WHAT IS A WATER INDEX?
- Benchmark price for water, representing different specifications (raw & Processed, Desalinated, etc.)
- Abstraction licence value and derived water value can also be included in a water index
- Water indices are used for valuations of assets and trading
- Although headquartered in London, WWX water indices cover multiple geographic regions, states & provinces, cities and countries
- Listed instruments will be hosted on a single exchange or on four regional exchanges
- Otherwise the OTC traded market will function globally
- Create price transparency
- Facilitate investment in infrastructure
- Valuing the commodity (asset)
- Facilitate a deal type that allows exposure to the water price
- Allows correlation to other asset classes or commodities ie agriculture, energy
- waters relationship with other commodities is unmatched
- Energy markets have spark spreads (gas or coal value to electricity value) WWX indicesallow spreadtrading and risk management, water and agricultural and other commodities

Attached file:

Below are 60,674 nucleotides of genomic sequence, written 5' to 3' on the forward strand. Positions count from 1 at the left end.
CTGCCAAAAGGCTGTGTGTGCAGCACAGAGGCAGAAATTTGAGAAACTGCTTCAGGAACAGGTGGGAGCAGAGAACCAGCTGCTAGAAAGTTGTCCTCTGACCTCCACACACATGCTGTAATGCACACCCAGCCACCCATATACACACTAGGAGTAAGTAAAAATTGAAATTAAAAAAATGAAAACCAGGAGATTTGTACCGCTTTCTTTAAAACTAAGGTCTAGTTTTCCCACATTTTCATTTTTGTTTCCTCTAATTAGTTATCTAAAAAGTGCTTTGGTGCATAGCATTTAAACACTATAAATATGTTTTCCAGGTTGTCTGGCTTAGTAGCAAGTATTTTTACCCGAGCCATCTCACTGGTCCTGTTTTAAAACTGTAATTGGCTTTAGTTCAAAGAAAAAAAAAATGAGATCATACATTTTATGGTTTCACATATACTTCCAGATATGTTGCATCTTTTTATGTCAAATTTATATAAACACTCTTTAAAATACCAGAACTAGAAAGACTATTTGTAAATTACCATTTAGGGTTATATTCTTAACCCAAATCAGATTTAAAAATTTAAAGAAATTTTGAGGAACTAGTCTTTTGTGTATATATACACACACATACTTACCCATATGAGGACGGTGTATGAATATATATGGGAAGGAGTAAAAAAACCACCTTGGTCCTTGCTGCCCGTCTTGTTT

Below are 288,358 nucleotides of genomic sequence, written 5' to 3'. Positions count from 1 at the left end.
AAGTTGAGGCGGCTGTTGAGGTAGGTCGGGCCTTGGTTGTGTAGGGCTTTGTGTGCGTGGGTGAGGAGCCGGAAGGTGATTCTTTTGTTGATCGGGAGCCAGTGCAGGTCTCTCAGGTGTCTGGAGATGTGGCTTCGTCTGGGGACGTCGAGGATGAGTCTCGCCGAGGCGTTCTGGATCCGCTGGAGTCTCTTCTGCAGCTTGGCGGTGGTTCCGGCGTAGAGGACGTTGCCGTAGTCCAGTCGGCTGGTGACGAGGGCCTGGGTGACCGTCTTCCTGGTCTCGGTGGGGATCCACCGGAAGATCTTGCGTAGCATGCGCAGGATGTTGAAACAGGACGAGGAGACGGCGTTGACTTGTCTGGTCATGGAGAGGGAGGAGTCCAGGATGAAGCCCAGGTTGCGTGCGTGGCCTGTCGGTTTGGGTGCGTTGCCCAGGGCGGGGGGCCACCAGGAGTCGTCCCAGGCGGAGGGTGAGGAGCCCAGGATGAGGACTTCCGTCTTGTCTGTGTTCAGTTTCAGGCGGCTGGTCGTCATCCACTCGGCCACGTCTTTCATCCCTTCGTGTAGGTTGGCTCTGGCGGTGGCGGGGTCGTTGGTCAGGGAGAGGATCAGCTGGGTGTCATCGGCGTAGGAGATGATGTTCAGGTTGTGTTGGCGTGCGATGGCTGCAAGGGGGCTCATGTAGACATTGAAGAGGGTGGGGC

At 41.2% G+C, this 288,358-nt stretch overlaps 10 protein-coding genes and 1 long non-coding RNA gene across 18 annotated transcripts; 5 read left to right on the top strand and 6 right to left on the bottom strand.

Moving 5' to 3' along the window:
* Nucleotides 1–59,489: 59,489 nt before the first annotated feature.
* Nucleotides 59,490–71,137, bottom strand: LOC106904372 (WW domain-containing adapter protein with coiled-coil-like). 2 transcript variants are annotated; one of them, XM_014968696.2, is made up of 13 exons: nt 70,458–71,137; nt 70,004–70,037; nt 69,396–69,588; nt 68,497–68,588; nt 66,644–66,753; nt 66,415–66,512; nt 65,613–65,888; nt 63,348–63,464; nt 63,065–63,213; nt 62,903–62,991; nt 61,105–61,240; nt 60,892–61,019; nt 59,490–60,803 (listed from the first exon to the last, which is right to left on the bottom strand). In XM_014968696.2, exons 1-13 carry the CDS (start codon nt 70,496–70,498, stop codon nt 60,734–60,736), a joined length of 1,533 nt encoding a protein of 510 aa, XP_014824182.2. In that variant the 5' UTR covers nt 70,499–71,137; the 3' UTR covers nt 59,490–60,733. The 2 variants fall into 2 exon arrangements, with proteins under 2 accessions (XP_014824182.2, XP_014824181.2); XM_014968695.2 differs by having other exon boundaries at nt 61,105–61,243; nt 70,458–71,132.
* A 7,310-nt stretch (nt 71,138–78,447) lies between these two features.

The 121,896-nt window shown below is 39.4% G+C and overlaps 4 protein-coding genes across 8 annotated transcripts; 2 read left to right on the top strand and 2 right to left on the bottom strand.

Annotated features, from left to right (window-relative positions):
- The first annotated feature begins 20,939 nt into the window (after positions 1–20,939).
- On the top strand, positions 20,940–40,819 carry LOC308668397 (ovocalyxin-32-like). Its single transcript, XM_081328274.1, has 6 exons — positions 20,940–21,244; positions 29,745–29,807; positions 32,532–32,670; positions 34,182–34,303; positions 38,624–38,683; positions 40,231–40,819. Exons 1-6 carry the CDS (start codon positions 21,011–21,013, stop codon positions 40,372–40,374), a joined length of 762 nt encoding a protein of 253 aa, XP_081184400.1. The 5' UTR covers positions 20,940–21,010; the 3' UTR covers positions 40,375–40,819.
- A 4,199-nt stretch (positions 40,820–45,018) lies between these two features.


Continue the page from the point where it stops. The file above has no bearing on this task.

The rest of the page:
- WWX has compiled and is compiling the appropriate water data and will make it available on request
- The methodology used to construct each WWX index is individual to the country but in concept the indices are based on 3 main approaches.
- Reported physical water trade
- Topped. Tailed and volume weighted trades, supply and demand balanced sector surveys
- Or A combination of the above.
- The methodology used to construct each WWX is robust, ahead of IOSCO principles, is trademarked and the sole property of WWX
- Water indices will not influence water prices, just reflect their value
- Standardised trade in water and water derivatives are just vehicles to express opinion of the future direction of the water price
- Instruments derived from indices will have no influence over water prices, unlike futures where physical delivery is used as a settlement
Clive Murray founded London Commodity Brokers and played a pivotal role in developing the OTC physically traded coal markets in Europe, South Africa, China and India.
Clive, as CEO of London Dry Bulk, led the charge to move the Iron Ore industry away from an annual bench-marking system and to indexation of physical contracts and a derivative market. LDB brokered the world’s first Iron Ore derivative on SGX as well as the first deals on ICE, CME and LCH.
SGX has traded Iron Ore forwards to a contract value of $400 billion since 2009.
Additionally Clive established London Commodity News, was Head of Weather and Emissions for ICAP, Chief Dealer for De Beers SA & Centenary Luxembourg and CEO of Astley & Pearce South Africa.